Q: On the other part of the visit – six people were arrested trying to become ISIS, to go to ISIS – two of them here in San Diego. The question is: on that budget, how much money is being wasted, according to some people, at the border, trying to secure the border, while the threat, really, is within. And how is that going to be taken care of?
Congresswoman Davis. I think all of those issues – you know, we’re looking at those, and I think we’ll all be looking for more briefings. But the reality is that it’s very, very difficult to be able to track every individual that comes into an area. And I don’t think that it’s a border issue. This is a much larger issue than the border, and we will be looking to address that as well.
Leader Pelosi. If I just may say, that the President has a budget, a funding for fighting ISIS in Syria and Iraq, and a little broader than that. So there’s increased funding for that. There’s also increased funding for supplying support – weaponry and the rest – in the fight against ISIS in Syria and Iraq. But as you know, it sometimes goes beyond that. One of the things we’d like to do – first of all, I congratulate the FBI for apprehending these people. This was very important, and an indication of their effectiveness in tracking it down in our own country.
The other point I want to make is this: we have been consumed in this debate, fight, discussion of Sunni versus Shi’a – and see the world in the Middle East through those eyes. But more and more, I’m hearing – from the Iranian-Americans, from others here – that it’s not about Sunni-Shi’a, it’s about modern Islam versus radical, militant fundamentalism, using religion as an excuse to be terrorists. And so, if we could just turn our attention to Islam, the Quran is a book of peace. Muhammed was a prophet of peace and reconciliation. And ISIS and ISIL use that religion, but to engage in radical, militant fundamentalism for terrorist purposes. If we can sort of see it in a little different way, then perhaps we can all work together to put an end to ISIL – in all of its manifestations, whether it’s ISIL, ISIS, Daesh, Al Qaeda, whatever the militant fundamentalist form that it takes. So, we’re working together in Congress to do the best we can, with the resources we have, to address the issue.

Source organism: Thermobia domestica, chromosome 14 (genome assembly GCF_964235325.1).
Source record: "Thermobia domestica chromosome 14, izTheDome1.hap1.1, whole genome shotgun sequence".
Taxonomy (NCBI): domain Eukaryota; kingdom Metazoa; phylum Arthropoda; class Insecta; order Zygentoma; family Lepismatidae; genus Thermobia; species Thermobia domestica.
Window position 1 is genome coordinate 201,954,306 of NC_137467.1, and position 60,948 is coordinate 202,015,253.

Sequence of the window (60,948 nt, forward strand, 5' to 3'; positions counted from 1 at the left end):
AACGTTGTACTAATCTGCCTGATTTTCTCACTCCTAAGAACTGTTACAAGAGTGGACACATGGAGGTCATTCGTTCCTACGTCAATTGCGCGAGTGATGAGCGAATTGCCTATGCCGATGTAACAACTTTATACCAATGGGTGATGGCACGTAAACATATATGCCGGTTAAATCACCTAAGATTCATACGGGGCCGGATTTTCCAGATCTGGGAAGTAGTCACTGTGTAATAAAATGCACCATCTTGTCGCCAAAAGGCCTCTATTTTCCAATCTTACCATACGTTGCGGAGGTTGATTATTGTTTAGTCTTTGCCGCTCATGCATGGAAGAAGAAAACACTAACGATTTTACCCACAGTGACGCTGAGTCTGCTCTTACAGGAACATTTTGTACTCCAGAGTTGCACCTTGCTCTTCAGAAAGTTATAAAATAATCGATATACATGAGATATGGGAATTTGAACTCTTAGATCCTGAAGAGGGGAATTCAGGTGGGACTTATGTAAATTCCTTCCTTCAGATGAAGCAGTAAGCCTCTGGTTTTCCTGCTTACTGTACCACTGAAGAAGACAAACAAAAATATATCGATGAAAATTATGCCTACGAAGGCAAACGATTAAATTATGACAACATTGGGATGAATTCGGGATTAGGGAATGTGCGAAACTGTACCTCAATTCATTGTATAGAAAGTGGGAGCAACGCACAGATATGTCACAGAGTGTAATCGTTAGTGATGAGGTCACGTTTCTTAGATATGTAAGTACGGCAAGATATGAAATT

As it comes to our own country, all of us would admit that protecting the American people is the oath of office we take – to protect and defend. But we also have to protect our freedom, our liberty – so it’s the balance between security and liberty that has existed since the beginning of our country. And so, the challenge is there. I think we have some good initiatives going forward for funding, for policy, as we go forward to fight ISIS, ISIL, or whatever you want to call it. Thank you.
Thank you all very much for coming out today. I’m so proud to be here, really. And again, as I said, just a few days before we left for our Pacific tour we were in Mississippi. And the Mississippi folks take great pride in their contribution to our national security. And I said: “Hey! I’m from California. We are a state of national security for our country.” And certainly, San Diego is a leader in all of that. So thank you, again, Commander, thank you to the Admiral, thank you to [Ms. Paulovich] and to Alicia and to Danielle for just being such patriotic leaders. And I thank my colleagues: it’s an honor to be with Scott Peters, with Juan Vargas, and with a leader on all of these issues for a long time in the Congress, Congresswoman Susan Davis. Thank you all.